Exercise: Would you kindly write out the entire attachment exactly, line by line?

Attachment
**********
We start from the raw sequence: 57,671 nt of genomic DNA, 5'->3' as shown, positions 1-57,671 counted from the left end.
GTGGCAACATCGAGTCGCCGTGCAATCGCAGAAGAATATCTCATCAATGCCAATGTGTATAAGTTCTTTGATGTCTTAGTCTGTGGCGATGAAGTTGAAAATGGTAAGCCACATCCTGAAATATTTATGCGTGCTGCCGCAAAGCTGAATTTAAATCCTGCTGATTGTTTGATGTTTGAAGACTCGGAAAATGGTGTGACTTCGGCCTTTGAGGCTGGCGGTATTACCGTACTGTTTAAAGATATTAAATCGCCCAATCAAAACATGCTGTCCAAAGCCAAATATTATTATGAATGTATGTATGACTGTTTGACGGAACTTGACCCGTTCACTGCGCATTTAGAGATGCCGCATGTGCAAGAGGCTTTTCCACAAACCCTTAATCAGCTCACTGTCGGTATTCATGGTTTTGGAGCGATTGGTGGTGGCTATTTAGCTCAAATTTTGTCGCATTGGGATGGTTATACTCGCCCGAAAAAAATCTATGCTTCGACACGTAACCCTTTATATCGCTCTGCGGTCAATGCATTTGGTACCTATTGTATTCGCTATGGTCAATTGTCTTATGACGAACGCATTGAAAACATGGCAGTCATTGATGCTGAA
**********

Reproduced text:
We start from the raw sequence: 57,671 nt of genomic DNA, 5'->3' as shown, positions 1-57,671 counted from the left end.
GTGGCAACATCGAGTCGCCGTGCAATCGCAGAAGAATATCTCATCAATGCCAATGTGTATAAGTTCTTTGATGTCTTAGTCTGTGGCGATGAAGTTGAAAATGGTAAGCCACATCCTGAAATATTTATGCGTGCTGCCGCAAAGCTGAATTTAAATCCTGCTGATTGTTTGATGTTTGAAGACTCGGAAAATGGTGTGACTTCGGCCTTTGAGGCTGGCGGTATTACCGTACTGTTTAAAGATATTAAATCGCCCAATCAAAACATGCTGTCCAAAGCCAAATATTATTATGAATGTATGTATGACTGTTTGACGGAACTTGACCCGTTCACTGCGCATTTAGAGATGCCGCATGTGCAAGAGGCTTTTCCACAAACCCTTAATCAGCTCACTGTCGGTATTCATGGTTTTGGAGCGATTGGTGGTGGCTATTTAGCTCAAATTTTGTCGCATTGGGATGGTTATACTCGCCCGAAAAAAATCTATGCTTCGACACGTAACCCTTTATATCGCTCTGCGGTCAATGCATTTGGTACCTATTGTATTCGCTATGGTCAATTGTCTTATGACGAACGCATTGAAAACATGGCAGTCATTGATGCTGAA